In Ritual Sites and Religious Rivalries in Late Roman North Africa, Lander examines the rhetorical and physical battles for sacred space between practitioners of traditional Roman religion, Christians, and Jews of late Roman North Africa.
By analyzing literary along with archaeological evidence, Lander provides a new understanding of ancient notions of ritual space.
This regard for ritual sites above other locations rendered the act or mere suggestion of seizing and destroying them powerful weapons in inter-group religious conflicts.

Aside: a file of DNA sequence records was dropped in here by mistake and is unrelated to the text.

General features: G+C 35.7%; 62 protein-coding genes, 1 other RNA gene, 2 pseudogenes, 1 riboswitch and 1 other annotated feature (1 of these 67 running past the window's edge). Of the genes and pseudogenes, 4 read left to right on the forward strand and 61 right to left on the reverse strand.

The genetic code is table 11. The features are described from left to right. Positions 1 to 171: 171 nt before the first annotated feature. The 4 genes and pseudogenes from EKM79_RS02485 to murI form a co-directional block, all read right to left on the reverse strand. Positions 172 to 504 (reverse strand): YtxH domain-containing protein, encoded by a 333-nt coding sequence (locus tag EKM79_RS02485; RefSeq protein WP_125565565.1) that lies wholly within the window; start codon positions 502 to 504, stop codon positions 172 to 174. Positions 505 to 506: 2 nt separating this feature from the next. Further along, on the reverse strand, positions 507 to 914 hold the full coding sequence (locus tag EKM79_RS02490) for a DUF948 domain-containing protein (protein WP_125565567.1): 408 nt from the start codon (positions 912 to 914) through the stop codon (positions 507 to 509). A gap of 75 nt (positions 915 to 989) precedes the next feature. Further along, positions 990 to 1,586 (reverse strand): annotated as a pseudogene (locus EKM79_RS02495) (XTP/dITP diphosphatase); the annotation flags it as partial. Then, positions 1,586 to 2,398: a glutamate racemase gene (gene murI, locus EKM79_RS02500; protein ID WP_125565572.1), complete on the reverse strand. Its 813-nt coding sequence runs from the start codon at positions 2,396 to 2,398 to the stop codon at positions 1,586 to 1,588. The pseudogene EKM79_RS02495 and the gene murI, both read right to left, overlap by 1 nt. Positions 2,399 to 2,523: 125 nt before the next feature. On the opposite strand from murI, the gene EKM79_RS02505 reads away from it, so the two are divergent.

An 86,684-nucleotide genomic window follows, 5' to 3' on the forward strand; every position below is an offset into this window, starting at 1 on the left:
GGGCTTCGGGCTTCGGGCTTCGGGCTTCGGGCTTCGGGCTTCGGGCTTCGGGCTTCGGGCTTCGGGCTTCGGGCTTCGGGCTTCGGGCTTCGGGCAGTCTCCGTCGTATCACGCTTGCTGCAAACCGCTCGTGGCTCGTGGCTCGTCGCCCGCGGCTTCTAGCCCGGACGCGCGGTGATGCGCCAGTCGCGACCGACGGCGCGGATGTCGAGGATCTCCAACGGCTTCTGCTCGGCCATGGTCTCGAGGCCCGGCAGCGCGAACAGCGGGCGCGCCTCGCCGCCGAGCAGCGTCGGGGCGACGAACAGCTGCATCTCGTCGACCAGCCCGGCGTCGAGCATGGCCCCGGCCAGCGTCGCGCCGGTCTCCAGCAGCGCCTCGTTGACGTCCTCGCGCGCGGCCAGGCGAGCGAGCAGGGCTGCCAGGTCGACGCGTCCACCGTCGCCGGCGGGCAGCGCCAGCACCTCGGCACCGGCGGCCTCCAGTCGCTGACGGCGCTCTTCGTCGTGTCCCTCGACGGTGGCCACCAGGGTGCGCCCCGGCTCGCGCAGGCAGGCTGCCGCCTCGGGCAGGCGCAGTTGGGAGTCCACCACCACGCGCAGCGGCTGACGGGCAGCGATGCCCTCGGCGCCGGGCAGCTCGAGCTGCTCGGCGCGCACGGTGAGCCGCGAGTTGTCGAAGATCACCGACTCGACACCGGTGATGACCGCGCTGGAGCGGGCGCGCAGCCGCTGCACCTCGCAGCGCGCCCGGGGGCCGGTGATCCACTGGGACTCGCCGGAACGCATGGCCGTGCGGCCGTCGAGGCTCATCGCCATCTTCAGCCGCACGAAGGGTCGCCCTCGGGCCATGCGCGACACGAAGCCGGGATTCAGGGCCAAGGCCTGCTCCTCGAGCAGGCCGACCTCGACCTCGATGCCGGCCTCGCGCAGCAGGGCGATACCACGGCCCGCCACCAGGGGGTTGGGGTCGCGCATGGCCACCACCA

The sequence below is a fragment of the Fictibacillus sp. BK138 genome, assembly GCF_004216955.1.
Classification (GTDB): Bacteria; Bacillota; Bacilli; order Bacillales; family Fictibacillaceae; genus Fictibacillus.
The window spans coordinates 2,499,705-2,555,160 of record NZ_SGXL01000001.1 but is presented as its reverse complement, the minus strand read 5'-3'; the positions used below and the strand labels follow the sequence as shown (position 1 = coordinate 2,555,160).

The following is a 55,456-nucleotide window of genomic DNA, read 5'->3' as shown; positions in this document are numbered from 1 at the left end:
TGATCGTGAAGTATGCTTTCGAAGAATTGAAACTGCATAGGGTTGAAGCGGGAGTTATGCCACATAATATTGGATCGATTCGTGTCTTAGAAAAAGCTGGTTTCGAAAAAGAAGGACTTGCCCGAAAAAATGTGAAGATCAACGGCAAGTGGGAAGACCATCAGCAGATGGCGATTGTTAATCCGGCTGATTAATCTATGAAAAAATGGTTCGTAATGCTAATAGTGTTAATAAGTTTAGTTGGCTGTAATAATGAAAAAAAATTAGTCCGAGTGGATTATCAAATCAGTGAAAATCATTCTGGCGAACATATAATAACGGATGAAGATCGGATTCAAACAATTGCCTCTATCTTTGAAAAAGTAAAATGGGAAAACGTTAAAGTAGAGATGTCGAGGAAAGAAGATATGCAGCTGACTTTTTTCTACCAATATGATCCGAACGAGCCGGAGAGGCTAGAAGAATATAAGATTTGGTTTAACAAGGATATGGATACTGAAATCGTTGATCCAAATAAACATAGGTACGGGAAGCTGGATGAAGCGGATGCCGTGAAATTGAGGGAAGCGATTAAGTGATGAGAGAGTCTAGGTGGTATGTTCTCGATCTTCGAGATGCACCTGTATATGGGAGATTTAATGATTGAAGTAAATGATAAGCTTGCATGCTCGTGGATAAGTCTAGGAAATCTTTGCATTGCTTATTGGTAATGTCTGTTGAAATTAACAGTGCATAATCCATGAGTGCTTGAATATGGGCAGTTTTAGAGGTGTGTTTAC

Lander demonstrates that the quantity and harshness of discursive and physical attacks on ritual spaces directly correlates to their symbolic value.
This heightened valuation reached such a level that rivals were willing to violate conventional Roman norms of property rights to display spatial control.
Moreover, Roman Imperial policy eventually appropriated spatial triumphalism as a strategy for negotiating religious conflicts, giving rise to a new form of spatial colonialism that was explicitly religious.